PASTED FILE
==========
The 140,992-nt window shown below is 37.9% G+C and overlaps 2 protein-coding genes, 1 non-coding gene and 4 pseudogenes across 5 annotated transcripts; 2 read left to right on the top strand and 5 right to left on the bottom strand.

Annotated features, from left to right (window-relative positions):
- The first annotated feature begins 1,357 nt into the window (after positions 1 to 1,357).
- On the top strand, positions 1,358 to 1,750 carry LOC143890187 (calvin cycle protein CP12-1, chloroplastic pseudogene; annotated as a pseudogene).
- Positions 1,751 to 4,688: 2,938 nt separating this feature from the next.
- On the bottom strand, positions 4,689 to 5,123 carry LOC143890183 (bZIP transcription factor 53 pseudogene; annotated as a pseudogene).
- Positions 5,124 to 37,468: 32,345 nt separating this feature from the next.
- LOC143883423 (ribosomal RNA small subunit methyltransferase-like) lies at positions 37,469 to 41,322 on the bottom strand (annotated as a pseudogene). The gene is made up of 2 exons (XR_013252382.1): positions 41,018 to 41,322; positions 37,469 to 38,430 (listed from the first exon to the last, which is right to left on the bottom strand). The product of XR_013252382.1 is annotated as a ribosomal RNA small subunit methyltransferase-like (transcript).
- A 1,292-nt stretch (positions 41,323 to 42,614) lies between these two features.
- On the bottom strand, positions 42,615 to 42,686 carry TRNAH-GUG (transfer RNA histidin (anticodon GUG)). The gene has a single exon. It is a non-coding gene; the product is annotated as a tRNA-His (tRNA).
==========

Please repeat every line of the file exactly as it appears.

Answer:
The 140,992-nt window shown below is 37.9% G+C and overlaps 2 protein-coding genes, 1 non-coding gene and 4 pseudogenes across 5 annotated transcripts; 2 read left to right on the top strand and 5 right to left on the bottom strand.

Annotated features, from left to right (window-relative positions):
- The first annotated feature begins 1,357 nt into the window (after positions 1 to 1,357).
- On the top strand, positions 1,358 to 1,750 carry LOC143890187 (calvin cycle protein CP12-1, chloroplastic pseudogene; annotated as a pseudogene).
- Positions 1,751 to 4,688: 2,938 nt separating this feature from the next.
- On the bottom strand, positions 4,689 to 5,123 carry LOC143890183 (bZIP transcription factor 53 pseudogene; annotated as a pseudogene).
- Positions 5,124 to 37,468: 32,345 nt separating this feature from the next.
- LOC143883423 (ribosomal RNA small subunit methyltransferase-like) lies at positions 37,469 to 41,322 on the bottom strand (annotated as a pseudogene). The gene is made up of 2 exons (XR_013252382.1): positions 41,018 to 41,322; positions 37,469 to 38,430 (listed from the first exon to the last, which is right to left on the bottom strand). The product of XR_013252382.1 is annotated as a ribosomal RNA small subunit methyltransferase-like (transcript).
- A 1,292-nt stretch (positions 41,323 to 42,614) lies between these two features.
- On the bottom strand, positions 42,615 to 42,686 carry TRNAH-GUG (transfer RNA histidin (anticodon GUG)). The gene has a single exon. It is a non-coding gene; the product is annotated as a tRNA-His (tRNA).